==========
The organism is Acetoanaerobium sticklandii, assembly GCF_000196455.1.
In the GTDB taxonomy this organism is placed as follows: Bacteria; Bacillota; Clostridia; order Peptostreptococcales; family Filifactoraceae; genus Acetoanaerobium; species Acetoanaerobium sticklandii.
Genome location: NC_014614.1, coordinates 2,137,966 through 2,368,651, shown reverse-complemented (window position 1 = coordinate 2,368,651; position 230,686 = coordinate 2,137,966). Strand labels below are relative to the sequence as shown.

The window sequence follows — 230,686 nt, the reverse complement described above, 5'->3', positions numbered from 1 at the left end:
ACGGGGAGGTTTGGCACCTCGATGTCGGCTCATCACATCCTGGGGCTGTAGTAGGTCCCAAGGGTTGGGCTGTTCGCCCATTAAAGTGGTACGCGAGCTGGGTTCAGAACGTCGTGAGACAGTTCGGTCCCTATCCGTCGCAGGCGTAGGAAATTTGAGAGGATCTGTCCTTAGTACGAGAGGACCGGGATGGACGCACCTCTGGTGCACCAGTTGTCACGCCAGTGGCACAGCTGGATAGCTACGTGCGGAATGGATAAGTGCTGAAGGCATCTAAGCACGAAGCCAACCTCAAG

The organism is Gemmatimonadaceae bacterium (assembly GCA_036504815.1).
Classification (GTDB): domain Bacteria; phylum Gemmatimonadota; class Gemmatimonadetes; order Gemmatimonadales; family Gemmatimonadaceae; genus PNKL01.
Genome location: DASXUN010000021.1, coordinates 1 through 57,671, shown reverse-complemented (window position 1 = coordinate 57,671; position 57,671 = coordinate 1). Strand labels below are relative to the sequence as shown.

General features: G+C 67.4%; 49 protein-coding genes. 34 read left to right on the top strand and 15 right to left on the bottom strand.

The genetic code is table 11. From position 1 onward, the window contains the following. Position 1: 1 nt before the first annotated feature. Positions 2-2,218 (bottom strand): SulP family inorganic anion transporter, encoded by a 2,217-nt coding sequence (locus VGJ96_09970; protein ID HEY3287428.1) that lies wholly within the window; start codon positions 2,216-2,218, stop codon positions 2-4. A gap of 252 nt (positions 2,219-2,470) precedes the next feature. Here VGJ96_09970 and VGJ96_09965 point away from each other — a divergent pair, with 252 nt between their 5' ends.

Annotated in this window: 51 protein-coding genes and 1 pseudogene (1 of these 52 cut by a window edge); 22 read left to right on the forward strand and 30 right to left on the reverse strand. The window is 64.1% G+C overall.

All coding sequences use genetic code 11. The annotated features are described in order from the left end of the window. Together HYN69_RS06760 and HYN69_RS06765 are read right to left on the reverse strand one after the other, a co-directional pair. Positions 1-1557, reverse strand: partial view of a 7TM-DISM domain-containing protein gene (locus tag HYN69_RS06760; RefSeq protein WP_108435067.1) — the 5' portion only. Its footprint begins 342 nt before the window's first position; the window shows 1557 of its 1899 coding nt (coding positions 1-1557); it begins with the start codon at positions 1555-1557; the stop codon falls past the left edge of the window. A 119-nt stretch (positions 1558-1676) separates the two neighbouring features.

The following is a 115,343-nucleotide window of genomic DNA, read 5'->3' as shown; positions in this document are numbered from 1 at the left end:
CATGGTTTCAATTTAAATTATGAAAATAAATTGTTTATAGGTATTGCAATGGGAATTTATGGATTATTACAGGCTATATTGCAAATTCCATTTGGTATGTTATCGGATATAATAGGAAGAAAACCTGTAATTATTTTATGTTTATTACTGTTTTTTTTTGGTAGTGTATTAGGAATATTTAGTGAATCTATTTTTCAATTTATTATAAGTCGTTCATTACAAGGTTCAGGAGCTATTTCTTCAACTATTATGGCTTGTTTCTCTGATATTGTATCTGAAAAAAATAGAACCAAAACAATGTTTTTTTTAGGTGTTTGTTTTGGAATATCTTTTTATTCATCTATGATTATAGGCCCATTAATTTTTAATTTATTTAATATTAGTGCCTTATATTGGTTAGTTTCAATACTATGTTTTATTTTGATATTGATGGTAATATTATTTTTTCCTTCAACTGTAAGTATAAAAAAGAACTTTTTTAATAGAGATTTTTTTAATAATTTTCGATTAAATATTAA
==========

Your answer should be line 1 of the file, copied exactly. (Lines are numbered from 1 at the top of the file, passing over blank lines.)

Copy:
The organism is Acetoanaerobium sticklandii, assembly GCF_000196455.1.